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What is the most fundamental challenge confronting Japan? It must be the policy steps addressing the declining number of births in this country. If the number of births in a group of animals keeps falling, that group will likely become extinct. The 5,000-year history of mankind since the invention of letters shows that without exception, no country or region that experienced medium- and long-term population decline has ever prospered.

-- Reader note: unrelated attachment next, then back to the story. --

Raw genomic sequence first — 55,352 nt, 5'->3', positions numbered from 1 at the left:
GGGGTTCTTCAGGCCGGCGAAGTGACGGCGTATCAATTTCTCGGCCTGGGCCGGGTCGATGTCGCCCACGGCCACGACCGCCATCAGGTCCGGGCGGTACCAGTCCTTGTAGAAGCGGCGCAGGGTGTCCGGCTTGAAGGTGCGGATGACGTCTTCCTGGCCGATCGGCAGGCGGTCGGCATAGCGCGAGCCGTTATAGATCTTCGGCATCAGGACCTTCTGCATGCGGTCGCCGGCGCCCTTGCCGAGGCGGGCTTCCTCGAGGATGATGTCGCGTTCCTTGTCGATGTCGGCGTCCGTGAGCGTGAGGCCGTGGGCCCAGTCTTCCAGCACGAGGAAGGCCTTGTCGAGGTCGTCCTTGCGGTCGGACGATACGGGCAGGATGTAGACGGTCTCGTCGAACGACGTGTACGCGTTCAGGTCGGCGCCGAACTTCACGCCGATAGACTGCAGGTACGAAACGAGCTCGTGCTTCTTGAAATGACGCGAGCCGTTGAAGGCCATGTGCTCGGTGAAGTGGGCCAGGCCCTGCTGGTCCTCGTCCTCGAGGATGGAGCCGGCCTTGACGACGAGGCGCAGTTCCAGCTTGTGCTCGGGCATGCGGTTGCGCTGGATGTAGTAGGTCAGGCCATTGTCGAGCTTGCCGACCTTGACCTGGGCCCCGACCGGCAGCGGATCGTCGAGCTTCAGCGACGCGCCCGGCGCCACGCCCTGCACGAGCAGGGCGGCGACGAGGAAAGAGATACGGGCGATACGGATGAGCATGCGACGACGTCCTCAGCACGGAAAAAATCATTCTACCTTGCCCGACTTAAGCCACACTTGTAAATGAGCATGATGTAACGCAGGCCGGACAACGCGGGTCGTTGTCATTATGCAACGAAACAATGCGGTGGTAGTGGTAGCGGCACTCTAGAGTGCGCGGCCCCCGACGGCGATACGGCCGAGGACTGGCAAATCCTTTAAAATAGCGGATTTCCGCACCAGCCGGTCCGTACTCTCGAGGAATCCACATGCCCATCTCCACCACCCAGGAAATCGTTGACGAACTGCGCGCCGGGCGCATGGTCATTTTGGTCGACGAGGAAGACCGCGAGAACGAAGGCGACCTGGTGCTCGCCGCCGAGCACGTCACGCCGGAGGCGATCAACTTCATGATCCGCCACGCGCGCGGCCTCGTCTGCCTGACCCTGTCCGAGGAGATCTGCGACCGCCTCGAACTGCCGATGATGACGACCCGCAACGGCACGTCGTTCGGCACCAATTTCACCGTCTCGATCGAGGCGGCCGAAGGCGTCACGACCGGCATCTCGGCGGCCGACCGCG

Among the Group of Seven countries in 2016, France had the highest total fertility rate — the average number of children born to a woman in her lifetime — at 1.96, followed by the United States and Britain at 1.80, Canada at 1.60, Germany at 1.50, Japan at 1.44 — which is 184th among the world’s 203 countries — and Italy at 1.35. Japan’s fertility rate is indeed quite low. Meanwhile, the fertility rate is 2.33 in India and 1.62 in China. Northern European countries have fairly high rates — Sweden at 1.85, Norway 1.72 and Denmark 1.71.

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